They filed into the room one by one. Each with their own freshly hewed scars. Cheap coffee and day-old biscuits had been laid out on a table in the back and a few of them poured a cup, but no one spoke. When it was time, they took their seats.
“I’d like to welcome you all to the group,” one of them rumbled. “My name is Fenrir and I’m a wolf.”
“Hi, Fenrir,” echoed the group in unison.
“As we begin tonight, it is customary to let those whose are joining us for the first-time to share first if they so wish. Is there anyone here who’d like to start?”
A small silence hung about the air until a paw was raised.
“Go ahead,” said Fenrir.
“Umm, hello…my name is Big Bad and, uh, I’m a wolf.”
“Hi, Big Bad,” said the others.
He was younger than most of them, the wolf known as Big Bad. The inky black fur of his muzzle had not yet whitened with time.
“Yeah. Hi,” said Big Bad. Then with a whimper “My story was read for the first time today.”
A few of the other wolves winced at the memory of their own first reading.
Big Bad’s mouth opened and shut as he tried to speak but he made no sound.
“In your own time,” said Fenrir.
Big Bad nodded and took a breath.
“Okay, so there I was, wandering through the woods, as you do, when I see this little girl in a hood skipping through the woods. So, I ask her where she’s headed. She tells me that she’s going to her gran’s house to deliver some food. Seeing as how it was nearly lunch time and all, I asked if I could maybe have a bit. Just enough to hold me over until I found a juicy rabbit or a deer or something, and you know what she did? She just kept on walking. Like I wasn’t even there.”
Big Bad held a paw to his belly and rubbed it tenderly.
“Then what happened?” asked a wolf named Raksha.
“Well like I said I was hungry and… so…” Big Bad looked away.
“There is no shame here,” assured Fenrir.
“I went to her granny’s house and ate her granny.”
A few of the wolves inhaled sharply. Not because it was gruesome to eat someone, that was all part of being a wolf, but because they knew there was only one possible outcome to the story.
“So then hooded girl shows up and it didn’t take her long to figure out that I wasn’t her gran. She screams like a banshee and in comes the woodsman. Brash as you like. Doesn’t ask a single question to anyone. Just pulls out an axe, one of those big tree chopper jobbies, and well-”
He lifted his paw to reveal a jagged red scar that arced across his belly. Some of them groaned in pity.
“It hurt,” Big Bad continued.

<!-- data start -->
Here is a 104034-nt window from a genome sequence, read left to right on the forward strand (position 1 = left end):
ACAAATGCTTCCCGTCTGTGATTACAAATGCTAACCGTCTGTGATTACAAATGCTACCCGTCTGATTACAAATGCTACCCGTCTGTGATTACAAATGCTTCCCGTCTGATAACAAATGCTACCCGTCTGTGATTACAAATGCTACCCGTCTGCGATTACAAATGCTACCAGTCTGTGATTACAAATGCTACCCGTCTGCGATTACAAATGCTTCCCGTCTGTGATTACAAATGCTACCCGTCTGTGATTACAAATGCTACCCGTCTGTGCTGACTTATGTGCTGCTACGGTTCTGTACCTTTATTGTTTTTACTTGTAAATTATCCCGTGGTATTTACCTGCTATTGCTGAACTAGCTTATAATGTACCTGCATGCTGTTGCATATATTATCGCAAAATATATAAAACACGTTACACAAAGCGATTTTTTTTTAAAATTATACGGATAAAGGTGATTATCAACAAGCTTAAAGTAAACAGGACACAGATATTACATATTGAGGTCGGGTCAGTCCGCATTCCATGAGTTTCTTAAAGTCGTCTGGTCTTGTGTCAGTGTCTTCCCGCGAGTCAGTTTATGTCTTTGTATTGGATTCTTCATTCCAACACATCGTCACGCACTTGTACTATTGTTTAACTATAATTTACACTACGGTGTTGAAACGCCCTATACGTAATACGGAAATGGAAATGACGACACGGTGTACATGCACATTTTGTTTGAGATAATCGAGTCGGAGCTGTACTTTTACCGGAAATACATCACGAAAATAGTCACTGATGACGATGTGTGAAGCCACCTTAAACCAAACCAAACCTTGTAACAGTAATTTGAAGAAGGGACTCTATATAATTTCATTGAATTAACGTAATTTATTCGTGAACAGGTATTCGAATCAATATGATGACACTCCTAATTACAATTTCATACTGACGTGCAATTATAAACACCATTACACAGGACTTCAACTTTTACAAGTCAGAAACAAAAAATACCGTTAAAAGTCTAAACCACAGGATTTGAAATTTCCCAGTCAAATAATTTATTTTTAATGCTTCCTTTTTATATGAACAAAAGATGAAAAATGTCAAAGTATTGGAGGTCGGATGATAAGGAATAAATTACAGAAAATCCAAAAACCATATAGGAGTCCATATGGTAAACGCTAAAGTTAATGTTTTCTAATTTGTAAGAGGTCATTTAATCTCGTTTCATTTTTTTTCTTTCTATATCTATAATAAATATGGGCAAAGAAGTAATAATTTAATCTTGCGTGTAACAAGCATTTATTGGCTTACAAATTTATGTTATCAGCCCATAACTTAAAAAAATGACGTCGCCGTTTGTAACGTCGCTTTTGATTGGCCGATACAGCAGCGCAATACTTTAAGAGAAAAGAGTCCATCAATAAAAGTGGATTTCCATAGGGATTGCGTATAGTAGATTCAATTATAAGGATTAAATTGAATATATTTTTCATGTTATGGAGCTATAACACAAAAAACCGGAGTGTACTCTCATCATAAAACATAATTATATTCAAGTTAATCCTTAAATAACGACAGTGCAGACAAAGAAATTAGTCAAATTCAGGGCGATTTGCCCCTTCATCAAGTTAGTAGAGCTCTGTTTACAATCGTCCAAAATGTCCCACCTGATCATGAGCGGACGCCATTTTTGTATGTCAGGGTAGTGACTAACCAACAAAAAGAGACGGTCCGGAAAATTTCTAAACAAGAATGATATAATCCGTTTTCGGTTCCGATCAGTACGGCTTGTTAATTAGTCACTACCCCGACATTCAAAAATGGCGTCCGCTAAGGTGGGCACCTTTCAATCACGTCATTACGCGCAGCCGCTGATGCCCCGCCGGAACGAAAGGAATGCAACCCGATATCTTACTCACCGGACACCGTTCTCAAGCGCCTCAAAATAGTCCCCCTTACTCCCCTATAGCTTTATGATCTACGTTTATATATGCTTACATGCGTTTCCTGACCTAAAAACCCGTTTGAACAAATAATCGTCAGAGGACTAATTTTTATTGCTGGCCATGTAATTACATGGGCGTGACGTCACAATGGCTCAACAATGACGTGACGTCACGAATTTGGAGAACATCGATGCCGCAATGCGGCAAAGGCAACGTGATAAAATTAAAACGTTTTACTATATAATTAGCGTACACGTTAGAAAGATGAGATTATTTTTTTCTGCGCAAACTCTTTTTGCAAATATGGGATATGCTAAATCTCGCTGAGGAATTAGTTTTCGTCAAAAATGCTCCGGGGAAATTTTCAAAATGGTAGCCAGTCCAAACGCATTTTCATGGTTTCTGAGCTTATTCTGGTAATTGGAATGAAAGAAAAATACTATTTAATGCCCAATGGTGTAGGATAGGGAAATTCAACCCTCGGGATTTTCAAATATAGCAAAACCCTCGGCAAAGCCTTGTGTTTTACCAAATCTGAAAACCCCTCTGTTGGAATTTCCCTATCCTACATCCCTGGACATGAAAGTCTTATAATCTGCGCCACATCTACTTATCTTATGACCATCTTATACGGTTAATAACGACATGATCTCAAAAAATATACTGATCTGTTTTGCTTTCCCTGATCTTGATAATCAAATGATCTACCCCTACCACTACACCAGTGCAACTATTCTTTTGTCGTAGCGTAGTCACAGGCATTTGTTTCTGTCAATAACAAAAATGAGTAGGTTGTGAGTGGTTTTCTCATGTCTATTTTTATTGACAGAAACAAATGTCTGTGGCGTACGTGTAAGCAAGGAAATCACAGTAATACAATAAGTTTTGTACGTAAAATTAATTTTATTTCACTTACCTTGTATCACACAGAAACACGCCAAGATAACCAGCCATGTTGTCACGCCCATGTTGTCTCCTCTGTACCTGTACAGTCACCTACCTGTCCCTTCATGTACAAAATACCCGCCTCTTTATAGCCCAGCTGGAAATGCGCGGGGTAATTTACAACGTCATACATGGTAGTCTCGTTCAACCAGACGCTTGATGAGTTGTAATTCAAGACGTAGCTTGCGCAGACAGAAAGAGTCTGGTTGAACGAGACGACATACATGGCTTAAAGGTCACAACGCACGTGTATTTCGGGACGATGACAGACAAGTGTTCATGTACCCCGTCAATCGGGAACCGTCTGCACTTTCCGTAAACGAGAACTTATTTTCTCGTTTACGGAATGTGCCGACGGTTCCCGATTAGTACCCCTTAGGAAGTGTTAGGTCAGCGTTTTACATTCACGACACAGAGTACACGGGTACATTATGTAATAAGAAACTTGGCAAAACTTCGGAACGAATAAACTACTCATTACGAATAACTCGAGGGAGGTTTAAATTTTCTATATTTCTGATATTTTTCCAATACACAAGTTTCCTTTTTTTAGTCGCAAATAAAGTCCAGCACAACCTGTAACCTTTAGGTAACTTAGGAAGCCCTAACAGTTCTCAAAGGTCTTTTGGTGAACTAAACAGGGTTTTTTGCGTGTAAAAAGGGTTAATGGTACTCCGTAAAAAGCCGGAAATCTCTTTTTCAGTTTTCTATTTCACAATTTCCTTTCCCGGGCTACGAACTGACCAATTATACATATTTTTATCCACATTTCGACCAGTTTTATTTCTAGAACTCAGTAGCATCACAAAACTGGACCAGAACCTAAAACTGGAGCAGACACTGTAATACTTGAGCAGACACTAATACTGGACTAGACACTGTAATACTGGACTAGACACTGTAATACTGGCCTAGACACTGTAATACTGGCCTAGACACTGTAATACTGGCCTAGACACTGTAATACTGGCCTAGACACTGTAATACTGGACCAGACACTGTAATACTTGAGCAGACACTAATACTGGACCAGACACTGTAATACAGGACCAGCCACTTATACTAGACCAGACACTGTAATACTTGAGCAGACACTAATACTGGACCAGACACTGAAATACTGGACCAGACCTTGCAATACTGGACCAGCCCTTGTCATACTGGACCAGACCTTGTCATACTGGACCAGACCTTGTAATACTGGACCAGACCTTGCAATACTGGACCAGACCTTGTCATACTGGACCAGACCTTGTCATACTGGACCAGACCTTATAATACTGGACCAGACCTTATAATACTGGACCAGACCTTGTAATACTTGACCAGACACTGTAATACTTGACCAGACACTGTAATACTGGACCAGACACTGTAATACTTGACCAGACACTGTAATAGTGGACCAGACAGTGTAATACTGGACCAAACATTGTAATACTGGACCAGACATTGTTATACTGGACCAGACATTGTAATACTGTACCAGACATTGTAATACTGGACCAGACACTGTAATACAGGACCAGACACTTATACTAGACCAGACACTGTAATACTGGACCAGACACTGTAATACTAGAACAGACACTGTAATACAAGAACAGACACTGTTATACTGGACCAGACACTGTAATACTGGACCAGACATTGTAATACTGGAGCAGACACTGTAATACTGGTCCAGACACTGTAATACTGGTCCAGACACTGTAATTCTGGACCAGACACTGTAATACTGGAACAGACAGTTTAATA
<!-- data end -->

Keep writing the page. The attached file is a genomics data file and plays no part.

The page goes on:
“Yes,” confirmed Fenrir.
Tears began to well in the corners of Big Bad’s eyes. “Why do we have to do this?”
“Because we care.”
The others didn’t say anything to this, but a few of them nodded as if a great truth had been uttered.
“But why?” Big Bad asked again. The anger rising in his throat.
“Because if we did not all the stories would end in happiness. Children will grow up content, untroubled-”
“-and ill-prepared,” Fenrir finished.
“What?” asked Big Bad.
“It is a thankless, miserable life we lead but without us, the children will never know of tragedy, or fear,” Fenrir stared out at them “and when the world beyond our pages acts without kindness, or mercy, or love they will be ready. They will know what to do. We suffer the axe so that the children may one day be brave.”
Big Bad said nothing to this and leaned back in his chair. It did not ease him to know why it happened, but it did leave him with an understanding that had not been there before and that itself was a comfort of a kind.
Other wolves spoke that night. They shared stories of pigs building houses, a village boy who cried. The stories never ended well for the wolf and they weren’t meant to either.
Then it was over, and the wolves had to leave. There were other groups scheduled to meet that night. Others who needed the room before the next bedtime. Before the books were brought out again and the stories imagined real in the minds of children.
Before he left, Big Bad stared into the reflection of his frigid coffee cup.
“What big eyes you have,” he whispered to himself and then he left to face the axe forevermore.
Cooper Anderson was born in the backwoods of North Carolina where he fell in love with all things strange and fantastical. He is currently earning his master’s degree in creative writing from the University of Glasgow in Scotland. You can find other examples of his work in Flash Fiction Magazine, the Coffin Bell Journal, and in the “Boundless” Anthology printed by Vinculinc.